By Moshe Katz
CEO Israeli Krav International

One of the greatest challenges in life, and one of the greatest causes of friction between people is lack of communication, or misunderstanding the intention. Words can be very confusing. I would say I don't know of any other social problem that plagues us as much as this. In life, in business, in teacher student relationships, in families, misunderstandings can be deadly. 

You can state the information, you can state your thoughts and opinions but there is a fairly decent chance that the receiving party is not getting it. He is not understanding it the way you intended for it to be heard. 

If the intended recipient did not understand your intention then you have not achieved your goal. Worse yet, you probably alienated the person and caused more harm than good. It would have been better not to have spoken at all. Sometimes silence is the wisest choice.

In fact this was stated in the Talmud quite clearly over 1,600 years ago, "Rabbi Ilaah said in the name of Rabbi Elazar son of Shimon, Just as it is a commandment to say that which will be heard, it is a commandment not to say that which will not be heard". (Tractate Yevamoth, 65B)

For this reason I make every effort to be understood, via blogs, e mails and at seminars. I do not just demonstrate the technique one time. I explain it clearly, break it down step by step, try to use stories and humor to make the points easier to remember. And, I repeat myself. Yes, I am aware of this.

Some may look at this and say, "He is not really teaching Krav Maga, he is not tough enough, there is not enough Action".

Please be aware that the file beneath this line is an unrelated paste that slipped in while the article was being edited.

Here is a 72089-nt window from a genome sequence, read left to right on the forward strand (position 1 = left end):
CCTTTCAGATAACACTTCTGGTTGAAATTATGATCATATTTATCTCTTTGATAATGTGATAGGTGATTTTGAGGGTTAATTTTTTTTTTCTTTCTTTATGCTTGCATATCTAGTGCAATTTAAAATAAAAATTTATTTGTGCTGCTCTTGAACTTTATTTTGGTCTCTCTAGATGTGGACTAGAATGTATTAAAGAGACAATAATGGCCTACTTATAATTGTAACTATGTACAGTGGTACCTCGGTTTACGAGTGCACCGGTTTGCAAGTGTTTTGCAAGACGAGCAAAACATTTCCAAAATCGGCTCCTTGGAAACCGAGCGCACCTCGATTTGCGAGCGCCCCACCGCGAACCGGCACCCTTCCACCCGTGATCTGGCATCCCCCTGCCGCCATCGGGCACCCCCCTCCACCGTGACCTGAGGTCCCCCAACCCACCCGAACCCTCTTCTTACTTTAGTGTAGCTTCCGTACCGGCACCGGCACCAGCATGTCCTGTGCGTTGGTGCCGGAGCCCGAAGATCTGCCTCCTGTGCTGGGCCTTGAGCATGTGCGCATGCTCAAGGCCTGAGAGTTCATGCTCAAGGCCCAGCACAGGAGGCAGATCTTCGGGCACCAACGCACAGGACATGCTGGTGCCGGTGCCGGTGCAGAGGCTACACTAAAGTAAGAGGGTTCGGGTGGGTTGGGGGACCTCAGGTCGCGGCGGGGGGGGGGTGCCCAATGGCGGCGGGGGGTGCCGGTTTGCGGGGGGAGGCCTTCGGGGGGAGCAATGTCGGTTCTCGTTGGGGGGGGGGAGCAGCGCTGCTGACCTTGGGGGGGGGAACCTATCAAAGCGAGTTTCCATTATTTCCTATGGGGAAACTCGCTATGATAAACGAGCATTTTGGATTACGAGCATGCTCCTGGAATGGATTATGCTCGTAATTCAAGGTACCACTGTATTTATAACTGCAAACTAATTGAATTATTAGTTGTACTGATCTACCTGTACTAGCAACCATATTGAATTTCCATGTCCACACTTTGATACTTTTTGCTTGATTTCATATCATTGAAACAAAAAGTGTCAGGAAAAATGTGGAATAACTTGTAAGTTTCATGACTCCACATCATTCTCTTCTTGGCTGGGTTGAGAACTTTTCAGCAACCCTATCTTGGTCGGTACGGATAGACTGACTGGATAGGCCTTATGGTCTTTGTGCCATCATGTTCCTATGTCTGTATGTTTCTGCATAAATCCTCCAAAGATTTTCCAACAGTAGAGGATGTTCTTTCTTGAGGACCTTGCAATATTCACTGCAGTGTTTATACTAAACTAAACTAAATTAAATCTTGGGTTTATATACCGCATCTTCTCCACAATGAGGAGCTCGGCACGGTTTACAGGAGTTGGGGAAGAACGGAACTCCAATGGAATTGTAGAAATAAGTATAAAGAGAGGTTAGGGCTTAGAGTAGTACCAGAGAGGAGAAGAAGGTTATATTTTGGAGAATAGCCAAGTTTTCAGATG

Some people say, first sweat, then talk. But you know what? If you do not understand the technique then all you are doing during the training is creating muscle memory for incorrect techniques, building up a good sweat and burning a few calories. Terrific, but you can do that in a gym, you don't need a Krav Maga expert for that.

But in reality I am using years, decades, of experience as a student and as a teacher to make my point in a way that you will remember it, in a way that you will absorb it and internalize it. Otherwise, there is no point in my speaking.

I recall years ago at Karate College, I trained very hard every day, 12 hours a day. I took photographs and I took notes, I still have full notebooks from each and every seminar. I became known as "the guy who takes notes". "There is the guy who always sits front row center and takes notes!"

Renzo Gracie said, "Hey, guy from Israel, after the seminar can I have a copy of your notes? I want to write another book."

rare photo, Karate College, Va. USA. Moshe Katz, left side in black outfit with white stripe, with notes and camera. Amazing that someone took this picture, I received it from Stewart Sparks many years after it was taken.

At the end of an amazing season I would ask fellow students. "What do you remember? What was your favorite class?"

The answer amazed me, "Actually I don't remember much, there was so much I can't actually remember anything specific but it was a great experience, how about you?"

"Me! Well I have a full notebook, about 79 techniques written down in great detail with photographs (I did not own a video camera at the time, could not afford one).

Yes, people were surprised. I came to learn. And, I like to be clear, as a student and as an instructor. As a student I ask many questions, "just to be clear", and as a teacher I use many examples, "Just to be clear".

Once in high school we were playing football, not a game I grew up with in Israel. The coach shouted out the instructors,"...go long, cross over, go short..etc".  I said, "Excuse me sir, let me see if I got this straight, you are asking Josh to go ....and Joel..and Kenny..."

He turned to one of the guys and said, "What is wrong with this guy, is he an idiot or something?"

My classmates answered, "Actually coach, he is the top Talmud student in our class, he just likes to make sure he understands everything".

Many people attend classes, lectures, but the speakers are not clear. I learned this in college, at martial arts seminars, in synagogues, most speakers are not clear at all and most people walk away having gained nothing at all.

Therefore I make a point about being clear. Say what you mean and mean what you say and do not have to apologize to anyone.

Avoid misunderstandings at all costs.

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